Using Momentum to Invest in ADRs Proves Highly Effective Says Dorsey, Wright & Associates’ John Lewis
Editor’s note: This is an excerpt from a feature in HedgeWeek on Dorsey Wright & Associates investment process as well information about the ADR market.
Back in July 2014, the Sterling/US Dollar exchange rate was reached a high of USD1.71 but since then it has headed south, falling as low as USD1.29 following Brexit.
This downward trend has been a boon for US investors travelling to Europe on vacation. And whilst many have continued to focus their investment portfolios on US domestic stocks, the idea of actually owning international stocks has taken a back seat.
This is ill advised, however, given that there are already early signs that the US dollar might be softening; indeed, the sterling has just risen to USD1.327 on the back of strong manufacturing data.
Rather than overlook the vast array of opportunities that exist to hold securities in dynamic international companies, there is a viable solution: American Depositary Receipts (ADRs). These have long been used (since 1927) to allow US investors easy access to foreign companies without having to set up overseas brokerage accounts. Simply put, an ADR is a dollar-denominated certificate issued by a US depositary bank that represents a specific number of shares in a foreign company trading on a US stock exchange.
“You can buy a foreign company’s stocks in the US without having to deal with currency issues. Also, the depositary bank issuing the ADR will convert dividend payments into US dollars and take care of any foreign tax issues,” says John Lewis, Senior Portfolio Manager at Dorsey, Wright & Associates (DWA) a Nasdaq company that has been running a systematic momentum factor ADR strategy for the past decade.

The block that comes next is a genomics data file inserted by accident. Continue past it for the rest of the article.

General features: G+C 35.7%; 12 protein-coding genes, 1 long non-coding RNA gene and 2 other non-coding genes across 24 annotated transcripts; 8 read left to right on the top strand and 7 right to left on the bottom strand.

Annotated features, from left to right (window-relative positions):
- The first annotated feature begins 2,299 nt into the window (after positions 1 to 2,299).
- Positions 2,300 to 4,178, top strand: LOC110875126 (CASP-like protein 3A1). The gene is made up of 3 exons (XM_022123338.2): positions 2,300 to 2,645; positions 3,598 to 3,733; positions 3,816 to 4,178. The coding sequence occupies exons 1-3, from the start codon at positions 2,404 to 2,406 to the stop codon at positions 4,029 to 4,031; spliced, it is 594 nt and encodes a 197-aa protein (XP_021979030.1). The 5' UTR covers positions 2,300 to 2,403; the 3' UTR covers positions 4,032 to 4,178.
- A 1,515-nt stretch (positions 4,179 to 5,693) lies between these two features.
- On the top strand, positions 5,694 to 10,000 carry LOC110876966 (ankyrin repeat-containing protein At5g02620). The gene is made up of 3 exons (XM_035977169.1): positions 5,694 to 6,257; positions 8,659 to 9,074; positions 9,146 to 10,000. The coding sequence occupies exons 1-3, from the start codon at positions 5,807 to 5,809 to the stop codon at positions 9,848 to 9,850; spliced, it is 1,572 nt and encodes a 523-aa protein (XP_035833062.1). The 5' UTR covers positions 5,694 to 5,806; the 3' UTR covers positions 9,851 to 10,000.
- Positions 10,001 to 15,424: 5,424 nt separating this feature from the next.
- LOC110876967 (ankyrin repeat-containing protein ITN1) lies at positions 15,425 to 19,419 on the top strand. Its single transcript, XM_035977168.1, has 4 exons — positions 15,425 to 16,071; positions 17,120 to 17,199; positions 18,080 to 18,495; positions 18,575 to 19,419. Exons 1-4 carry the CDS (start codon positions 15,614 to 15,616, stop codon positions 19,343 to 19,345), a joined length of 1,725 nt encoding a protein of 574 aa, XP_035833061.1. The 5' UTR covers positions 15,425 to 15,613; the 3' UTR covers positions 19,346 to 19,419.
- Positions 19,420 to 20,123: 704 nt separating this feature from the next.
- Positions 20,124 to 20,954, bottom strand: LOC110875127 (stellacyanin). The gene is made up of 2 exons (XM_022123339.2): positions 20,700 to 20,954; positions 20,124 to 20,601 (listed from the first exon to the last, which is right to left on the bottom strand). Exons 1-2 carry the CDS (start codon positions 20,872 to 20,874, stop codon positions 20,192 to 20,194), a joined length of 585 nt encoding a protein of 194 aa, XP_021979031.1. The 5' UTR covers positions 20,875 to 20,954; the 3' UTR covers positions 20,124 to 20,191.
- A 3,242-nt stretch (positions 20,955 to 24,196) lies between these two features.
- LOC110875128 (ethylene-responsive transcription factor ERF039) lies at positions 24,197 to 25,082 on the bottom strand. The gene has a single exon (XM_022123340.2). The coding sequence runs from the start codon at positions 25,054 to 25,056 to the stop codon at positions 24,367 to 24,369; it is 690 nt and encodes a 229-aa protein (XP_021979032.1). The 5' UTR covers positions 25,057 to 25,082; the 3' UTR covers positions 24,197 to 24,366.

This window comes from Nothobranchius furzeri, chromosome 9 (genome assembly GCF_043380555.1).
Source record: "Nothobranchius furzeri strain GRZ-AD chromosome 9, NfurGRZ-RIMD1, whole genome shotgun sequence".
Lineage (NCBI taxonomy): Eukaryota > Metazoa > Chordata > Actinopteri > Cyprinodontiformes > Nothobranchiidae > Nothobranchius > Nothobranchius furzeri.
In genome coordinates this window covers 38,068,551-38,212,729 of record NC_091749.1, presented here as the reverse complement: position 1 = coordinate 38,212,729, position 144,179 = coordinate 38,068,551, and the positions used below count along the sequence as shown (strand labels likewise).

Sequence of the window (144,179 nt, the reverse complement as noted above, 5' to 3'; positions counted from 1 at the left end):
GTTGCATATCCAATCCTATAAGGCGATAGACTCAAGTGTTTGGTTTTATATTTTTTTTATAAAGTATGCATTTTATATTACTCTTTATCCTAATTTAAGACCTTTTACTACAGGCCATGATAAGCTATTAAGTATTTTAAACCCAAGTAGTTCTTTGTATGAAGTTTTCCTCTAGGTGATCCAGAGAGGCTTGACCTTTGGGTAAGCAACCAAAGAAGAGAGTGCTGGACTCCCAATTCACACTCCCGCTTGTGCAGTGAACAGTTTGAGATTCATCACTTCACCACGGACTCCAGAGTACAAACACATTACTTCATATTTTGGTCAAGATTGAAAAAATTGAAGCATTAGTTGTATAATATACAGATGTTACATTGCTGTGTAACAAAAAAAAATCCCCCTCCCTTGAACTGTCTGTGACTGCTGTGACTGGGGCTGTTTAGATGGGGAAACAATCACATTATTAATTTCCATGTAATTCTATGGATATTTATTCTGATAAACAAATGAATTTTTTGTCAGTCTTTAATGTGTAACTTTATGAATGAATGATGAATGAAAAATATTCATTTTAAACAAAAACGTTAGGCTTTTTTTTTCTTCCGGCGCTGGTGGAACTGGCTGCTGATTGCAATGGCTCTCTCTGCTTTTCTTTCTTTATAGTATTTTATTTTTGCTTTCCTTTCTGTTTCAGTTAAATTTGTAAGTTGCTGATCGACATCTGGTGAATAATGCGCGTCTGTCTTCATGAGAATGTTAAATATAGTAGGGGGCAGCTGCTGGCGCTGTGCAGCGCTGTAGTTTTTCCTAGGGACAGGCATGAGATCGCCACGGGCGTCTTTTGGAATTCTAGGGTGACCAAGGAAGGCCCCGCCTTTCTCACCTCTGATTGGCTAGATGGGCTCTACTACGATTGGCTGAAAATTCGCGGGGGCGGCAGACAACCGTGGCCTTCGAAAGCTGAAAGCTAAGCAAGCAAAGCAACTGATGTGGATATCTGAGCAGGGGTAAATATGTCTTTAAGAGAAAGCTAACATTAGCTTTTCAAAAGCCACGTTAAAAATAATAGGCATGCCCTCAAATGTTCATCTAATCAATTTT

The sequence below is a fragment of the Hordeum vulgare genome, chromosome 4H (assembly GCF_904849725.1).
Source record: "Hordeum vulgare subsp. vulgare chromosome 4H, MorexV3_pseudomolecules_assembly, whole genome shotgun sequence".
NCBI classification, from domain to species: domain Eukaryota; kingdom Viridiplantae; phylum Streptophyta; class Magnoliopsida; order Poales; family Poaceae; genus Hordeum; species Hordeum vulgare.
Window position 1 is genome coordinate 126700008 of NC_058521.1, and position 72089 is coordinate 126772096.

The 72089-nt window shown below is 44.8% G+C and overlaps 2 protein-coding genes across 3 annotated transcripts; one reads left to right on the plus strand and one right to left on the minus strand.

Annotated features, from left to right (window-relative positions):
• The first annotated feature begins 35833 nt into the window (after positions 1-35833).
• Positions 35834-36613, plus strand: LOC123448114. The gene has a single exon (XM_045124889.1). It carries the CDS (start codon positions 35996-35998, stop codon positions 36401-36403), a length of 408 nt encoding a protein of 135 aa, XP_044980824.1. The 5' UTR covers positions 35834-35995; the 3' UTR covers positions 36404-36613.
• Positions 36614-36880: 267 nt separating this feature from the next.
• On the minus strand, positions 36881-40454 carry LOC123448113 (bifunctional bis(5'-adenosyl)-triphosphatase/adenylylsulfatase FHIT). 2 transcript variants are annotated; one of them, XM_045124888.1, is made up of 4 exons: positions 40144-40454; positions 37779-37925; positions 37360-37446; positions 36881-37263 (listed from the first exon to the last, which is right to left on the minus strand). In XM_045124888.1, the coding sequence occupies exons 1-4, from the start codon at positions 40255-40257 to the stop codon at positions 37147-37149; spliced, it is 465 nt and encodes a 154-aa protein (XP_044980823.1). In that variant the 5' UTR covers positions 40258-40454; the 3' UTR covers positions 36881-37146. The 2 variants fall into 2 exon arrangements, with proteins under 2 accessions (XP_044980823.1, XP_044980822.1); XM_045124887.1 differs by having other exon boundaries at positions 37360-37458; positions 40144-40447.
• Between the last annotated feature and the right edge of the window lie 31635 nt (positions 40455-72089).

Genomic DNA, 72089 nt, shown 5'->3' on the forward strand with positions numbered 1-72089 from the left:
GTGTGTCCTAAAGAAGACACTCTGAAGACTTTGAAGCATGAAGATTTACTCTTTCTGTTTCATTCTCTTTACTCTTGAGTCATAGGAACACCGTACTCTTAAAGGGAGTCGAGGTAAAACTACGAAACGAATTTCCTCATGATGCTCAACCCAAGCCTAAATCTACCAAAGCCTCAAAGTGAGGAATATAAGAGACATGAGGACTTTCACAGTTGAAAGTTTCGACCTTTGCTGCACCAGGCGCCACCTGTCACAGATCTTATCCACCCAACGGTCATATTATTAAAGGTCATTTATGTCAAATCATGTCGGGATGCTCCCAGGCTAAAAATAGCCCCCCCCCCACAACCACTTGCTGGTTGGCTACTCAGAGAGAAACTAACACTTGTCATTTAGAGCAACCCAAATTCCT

ADRs represent an ideal opportunity today for US investors to gain access to international markets such as the UK, which has been enjoying a surprising market rebound since Brexit, the FTSE 100 having exceeded 6,800.
“There are a large number of developed and developing market companies that list ADRs across the capitalization spectrum; small cap through to large cap. It’s a wide dispersion of companies that do ADR listings.
“Investors in the US, as well as those in Europe and Asia, have a home country bias when it comes to investing so getting international exposure, in general, is a good thing for investors to consider. Also, the US dollar has stopped heading northwards – when it was rising, of course the US stock markets were the only game in town for US investors as international markets underperformed on a relative basis.
“But the US dollar has started to slow slightly and international markets to perform better. I think as the US dollar flattens out, international investments are going to look much more attractive to US investors,” remarks Lewis.